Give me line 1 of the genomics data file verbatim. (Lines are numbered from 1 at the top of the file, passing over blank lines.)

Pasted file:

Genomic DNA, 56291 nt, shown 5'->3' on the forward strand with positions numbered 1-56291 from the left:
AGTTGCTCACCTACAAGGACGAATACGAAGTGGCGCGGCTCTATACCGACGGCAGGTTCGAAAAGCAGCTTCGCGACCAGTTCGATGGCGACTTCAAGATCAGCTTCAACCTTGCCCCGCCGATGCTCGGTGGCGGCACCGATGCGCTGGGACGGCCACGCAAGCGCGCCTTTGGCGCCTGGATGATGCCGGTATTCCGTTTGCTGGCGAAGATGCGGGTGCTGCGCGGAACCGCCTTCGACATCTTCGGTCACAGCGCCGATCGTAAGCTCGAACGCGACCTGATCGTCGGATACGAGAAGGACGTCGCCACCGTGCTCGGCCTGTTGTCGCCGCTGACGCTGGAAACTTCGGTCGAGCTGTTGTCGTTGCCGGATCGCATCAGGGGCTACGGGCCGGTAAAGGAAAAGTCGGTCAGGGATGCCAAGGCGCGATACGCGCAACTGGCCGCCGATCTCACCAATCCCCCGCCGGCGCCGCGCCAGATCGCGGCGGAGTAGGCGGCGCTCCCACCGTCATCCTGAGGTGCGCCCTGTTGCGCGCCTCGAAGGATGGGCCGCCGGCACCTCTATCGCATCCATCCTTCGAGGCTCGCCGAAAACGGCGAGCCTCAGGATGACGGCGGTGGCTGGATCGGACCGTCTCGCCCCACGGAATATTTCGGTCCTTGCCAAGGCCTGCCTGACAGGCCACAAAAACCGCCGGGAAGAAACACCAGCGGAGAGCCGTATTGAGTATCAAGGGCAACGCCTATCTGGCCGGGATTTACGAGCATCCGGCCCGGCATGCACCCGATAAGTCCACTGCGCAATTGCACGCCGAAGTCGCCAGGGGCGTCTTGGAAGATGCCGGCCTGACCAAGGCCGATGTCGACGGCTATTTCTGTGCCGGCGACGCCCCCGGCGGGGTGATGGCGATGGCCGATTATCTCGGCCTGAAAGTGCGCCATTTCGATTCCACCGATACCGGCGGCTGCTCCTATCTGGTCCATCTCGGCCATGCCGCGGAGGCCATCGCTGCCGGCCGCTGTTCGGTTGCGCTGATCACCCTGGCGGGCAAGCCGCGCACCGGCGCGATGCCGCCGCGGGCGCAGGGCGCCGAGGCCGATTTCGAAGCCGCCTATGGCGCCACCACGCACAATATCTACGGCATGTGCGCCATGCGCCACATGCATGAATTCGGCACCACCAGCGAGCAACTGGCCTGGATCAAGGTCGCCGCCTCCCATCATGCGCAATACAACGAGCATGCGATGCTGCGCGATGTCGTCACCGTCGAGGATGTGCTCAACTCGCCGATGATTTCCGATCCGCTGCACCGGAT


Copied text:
Genomic DNA, 56291 nt, shown 5'->3' on the forward strand with positions numbered 1-56291 from the left: